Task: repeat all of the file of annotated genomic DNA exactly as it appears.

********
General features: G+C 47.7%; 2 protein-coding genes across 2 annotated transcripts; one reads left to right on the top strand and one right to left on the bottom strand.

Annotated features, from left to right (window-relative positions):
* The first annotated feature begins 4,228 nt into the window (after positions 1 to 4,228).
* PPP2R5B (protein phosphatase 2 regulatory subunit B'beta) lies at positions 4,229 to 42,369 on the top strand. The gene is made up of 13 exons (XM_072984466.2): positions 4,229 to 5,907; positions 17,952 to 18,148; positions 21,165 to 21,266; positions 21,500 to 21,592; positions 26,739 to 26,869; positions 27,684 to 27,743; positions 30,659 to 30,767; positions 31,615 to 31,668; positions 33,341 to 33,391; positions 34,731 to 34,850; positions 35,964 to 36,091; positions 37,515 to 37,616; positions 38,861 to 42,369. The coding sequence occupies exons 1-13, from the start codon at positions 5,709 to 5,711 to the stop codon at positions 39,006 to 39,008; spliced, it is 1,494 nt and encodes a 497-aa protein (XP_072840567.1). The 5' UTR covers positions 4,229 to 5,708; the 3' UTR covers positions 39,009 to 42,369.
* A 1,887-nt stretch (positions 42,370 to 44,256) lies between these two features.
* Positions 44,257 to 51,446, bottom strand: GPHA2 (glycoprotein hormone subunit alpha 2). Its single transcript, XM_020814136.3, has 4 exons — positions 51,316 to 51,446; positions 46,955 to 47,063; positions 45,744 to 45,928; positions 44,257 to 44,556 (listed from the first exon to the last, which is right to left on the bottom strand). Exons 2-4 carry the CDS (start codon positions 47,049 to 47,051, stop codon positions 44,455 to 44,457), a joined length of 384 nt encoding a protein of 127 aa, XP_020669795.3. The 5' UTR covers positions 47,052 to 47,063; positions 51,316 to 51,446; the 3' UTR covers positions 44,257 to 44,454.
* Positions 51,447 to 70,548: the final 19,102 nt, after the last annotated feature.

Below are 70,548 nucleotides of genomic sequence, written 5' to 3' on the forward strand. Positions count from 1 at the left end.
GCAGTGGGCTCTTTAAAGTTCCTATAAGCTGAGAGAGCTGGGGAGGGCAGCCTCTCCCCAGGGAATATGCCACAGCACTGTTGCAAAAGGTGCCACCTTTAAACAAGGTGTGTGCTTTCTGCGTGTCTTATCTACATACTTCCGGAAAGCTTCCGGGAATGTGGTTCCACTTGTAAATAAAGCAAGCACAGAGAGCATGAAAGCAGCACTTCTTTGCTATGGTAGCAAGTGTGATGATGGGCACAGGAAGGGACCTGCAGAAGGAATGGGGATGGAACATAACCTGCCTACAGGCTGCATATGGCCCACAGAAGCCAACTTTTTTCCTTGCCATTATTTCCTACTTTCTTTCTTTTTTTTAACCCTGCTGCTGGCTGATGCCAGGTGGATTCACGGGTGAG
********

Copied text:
General features: G+C 47.7%; 2 protein-coding genes across 2 annotated transcripts; one reads left to right on the top strand and one right to left on the bottom strand.

Annotated features, from left to right (window-relative positions):
* The first annotated feature begins 4,228 nt into the window (after positions 1 to 4,228).
* PPP2R5B (protein phosphatase 2 regulatory subunit B'beta) lies at positions 4,229 to 42,369 on the top strand. The gene is made up of 13 exons (XM_072984466.2): positions 4,229 to 5,907; positions 17,952 to 18,148; positions 21,165 to 21,266; positions 21,500 to 21,592; positions 26,739 to 26,869; positions 27,684 to 27,743; positions 30,659 to 30,767; positions 31,615 to 31,668; positions 33,341 to 33,391; positions 34,731 to 34,850; positions 35,964 to 36,091; positions 37,515 to 37,616; positions 38,861 to 42,369. The coding sequence occupies exons 1-13, from the start codon at positions 5,709 to 5,711 to the stop codon at positions 39,006 to 39,008; spliced, it is 1,494 nt and encodes a 497-aa protein (XP_072840567.1). The 5' UTR covers positions 4,229 to 5,708; the 3' UTR covers positions 39,009 to 42,369.
* A 1,887-nt stretch (positions 42,370 to 44,256) lies between these two features.
* Positions 44,257 to 51,446, bottom strand: GPHA2 (glycoprotein hormone subunit alpha 2). Its single transcript, XM_020814136.3, has 4 exons — positions 51,316 to 51,446; positions 46,955 to 47,063; positions 45,744 to 45,928; positions 44,257 to 44,556 (listed from the first exon to the last, which is right to left on the bottom strand). Exons 2-4 carry the CDS (start codon positions 47,049 to 47,051, stop codon positions 44,455 to 44,457), a joined length of 384 nt encoding a protein of 127 aa, XP_020669795.3. The 5' UTR covers positions 47,052 to 47,063; positions 51,316 to 51,446; the 3' UTR covers positions 44,257 to 44,454.
* Positions 51,447 to 70,548: the final 19,102 nt, after the last annotated feature.

Below are 70,548 nucleotides of genomic sequence, written 5' to 3' on the forward strand. Positions count from 1 at the left end.
GCAGTGGGCTCTTTAAAGTTCCTATAAGCTGAGAGAGCTGGGGAGGGCAGCCTCTCCCCAGGGAATATGCCACAGCACTGTTGCAAAAGGTGCCACCTTTAAACAAGGTGTGTGCTTTCTGCGTGTCTTATCTACATACTTCCGGAAAGCTTCCGGGAATGTGGTTCCACTTGTAAATAAAGCAAGCACAGAGAGCATGAAAGCAGCACTTCTTTGCTATGGTAGCAAGTGTGATGATGGGCACAGGAAGGGACCTGCAGAAGGAATGGGGATGGAACATAACCTGCCTACAGGCTGCATATGGCCCACAGAAGCCAACTTTTTTCCTTGCCATTATTTCCTACTTTCTTTCTTTTTTTTAACCCTGCTGCTGGCTGATGCCAGGTGGATTCACGGGTGAG